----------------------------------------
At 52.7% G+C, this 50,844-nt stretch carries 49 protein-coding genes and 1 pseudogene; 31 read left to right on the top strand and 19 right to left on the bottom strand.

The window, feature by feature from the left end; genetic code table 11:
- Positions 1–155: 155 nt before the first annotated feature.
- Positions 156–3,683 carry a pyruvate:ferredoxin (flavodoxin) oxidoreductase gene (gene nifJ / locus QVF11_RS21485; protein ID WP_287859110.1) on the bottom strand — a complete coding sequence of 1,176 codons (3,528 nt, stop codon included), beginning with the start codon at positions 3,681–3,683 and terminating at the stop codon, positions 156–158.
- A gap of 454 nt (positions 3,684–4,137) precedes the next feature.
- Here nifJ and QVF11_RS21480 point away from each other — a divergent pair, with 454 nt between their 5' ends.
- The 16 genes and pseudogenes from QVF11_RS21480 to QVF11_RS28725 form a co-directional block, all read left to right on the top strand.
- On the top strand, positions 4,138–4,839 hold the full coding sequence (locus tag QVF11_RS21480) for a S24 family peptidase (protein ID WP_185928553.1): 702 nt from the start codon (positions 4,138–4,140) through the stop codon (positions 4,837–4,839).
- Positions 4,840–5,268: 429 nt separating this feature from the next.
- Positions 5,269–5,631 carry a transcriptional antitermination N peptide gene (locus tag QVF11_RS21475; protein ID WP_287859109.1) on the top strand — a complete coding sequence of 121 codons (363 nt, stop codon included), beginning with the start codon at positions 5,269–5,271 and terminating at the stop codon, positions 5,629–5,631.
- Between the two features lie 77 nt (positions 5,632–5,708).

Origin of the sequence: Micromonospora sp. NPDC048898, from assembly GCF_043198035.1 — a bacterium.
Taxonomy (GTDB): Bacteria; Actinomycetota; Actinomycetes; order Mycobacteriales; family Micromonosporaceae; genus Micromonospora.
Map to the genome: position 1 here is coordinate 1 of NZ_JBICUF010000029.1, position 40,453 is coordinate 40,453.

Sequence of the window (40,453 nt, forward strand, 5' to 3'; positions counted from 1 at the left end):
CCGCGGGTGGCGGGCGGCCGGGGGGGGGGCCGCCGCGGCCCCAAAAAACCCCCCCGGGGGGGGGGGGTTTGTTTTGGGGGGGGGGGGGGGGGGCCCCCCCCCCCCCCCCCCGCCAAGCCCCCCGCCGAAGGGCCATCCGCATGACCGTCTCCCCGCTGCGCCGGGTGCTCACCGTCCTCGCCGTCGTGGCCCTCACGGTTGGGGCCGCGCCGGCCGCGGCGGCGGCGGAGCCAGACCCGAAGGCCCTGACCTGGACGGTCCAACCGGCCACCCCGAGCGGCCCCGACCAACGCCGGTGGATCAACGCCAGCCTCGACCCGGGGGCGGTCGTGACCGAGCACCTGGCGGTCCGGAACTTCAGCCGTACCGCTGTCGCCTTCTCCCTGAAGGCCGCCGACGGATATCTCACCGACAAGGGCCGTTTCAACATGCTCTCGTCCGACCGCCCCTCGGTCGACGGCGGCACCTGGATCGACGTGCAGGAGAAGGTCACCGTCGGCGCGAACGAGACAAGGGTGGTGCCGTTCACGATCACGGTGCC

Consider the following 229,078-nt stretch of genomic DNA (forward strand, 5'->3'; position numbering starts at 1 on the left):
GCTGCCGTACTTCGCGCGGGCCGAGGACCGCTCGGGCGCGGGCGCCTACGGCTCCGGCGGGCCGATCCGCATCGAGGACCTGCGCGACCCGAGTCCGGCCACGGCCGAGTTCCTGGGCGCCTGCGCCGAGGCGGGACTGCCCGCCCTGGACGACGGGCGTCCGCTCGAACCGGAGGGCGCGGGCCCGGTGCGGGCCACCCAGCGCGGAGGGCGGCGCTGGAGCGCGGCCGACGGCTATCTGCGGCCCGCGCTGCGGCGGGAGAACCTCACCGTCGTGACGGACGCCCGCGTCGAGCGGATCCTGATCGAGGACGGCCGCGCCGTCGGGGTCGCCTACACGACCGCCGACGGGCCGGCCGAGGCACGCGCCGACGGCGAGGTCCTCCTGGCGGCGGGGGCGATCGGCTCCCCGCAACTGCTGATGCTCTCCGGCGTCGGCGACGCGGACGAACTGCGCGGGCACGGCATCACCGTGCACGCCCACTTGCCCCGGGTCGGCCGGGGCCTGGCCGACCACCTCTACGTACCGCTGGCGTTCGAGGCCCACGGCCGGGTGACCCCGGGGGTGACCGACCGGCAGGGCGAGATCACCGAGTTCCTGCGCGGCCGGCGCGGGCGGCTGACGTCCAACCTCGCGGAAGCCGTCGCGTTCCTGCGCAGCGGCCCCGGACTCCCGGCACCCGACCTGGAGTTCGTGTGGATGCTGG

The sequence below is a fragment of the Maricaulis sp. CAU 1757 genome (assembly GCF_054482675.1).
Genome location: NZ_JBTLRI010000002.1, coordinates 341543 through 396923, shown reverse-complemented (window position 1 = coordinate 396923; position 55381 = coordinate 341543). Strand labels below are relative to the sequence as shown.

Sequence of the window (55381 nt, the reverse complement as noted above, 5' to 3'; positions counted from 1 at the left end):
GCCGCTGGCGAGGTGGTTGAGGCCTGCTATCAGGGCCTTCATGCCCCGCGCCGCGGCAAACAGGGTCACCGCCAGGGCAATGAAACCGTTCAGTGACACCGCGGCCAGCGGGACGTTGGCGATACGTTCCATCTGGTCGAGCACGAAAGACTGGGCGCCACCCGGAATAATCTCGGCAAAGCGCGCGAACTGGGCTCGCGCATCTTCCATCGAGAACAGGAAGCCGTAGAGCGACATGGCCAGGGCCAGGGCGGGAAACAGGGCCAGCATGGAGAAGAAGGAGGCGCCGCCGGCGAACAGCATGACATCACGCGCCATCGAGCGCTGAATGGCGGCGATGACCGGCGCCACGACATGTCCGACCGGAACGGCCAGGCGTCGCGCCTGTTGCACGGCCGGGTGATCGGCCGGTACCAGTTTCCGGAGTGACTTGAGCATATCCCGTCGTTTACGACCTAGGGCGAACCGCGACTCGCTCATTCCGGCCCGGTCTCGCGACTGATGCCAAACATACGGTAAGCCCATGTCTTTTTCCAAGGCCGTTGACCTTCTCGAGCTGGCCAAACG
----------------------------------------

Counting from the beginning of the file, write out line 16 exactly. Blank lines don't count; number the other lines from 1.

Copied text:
CCGCGGGTGGCGGGCGGCCGGGGGGGGGGCCGCCGCGGCCCCAAAAAACCCCCCCGGGGGGGGGGGGTTTGTTTTGGGGGGGGGGGGGGGGGGCCCCCCCCCCCCCCCCCCGCCAAGCCCCCCGCCGAAGGGCCATCCGCATGACCGTCTCCCCGCTGCGCCGGGTGCTCACCGTCCTCGCCGTCGTGGCCCTCACGGTTGGGGCCGCGCCGGCCGCGGCGGCGGCGGAGCCAGACCCGAAGGCCCTGACCTGGACGGTCCAACCGGCCACCCCGAGCGGCCCCGACCAACGCCGGTGGATCAACGCCAGCCTCGACCCGGGGGCGGTCGTGACCGAGCACCTGGCGGTCCGGAACTTCAGCCGTACCGCTGTCGCCTTCTCCCTGAAGGCCGCCGACGGATATCTCACCGACAAGGGCCGTTTCAACATGCTCTCGTCCGACCGCCCCTCGGTCGACGGCGGCACCTGGATCGACGTGCAGGAGAAGGTCACCGTCGGCGCGAACGAGACAAGGGTGGTGCCGTTCACGATCACGGTGCC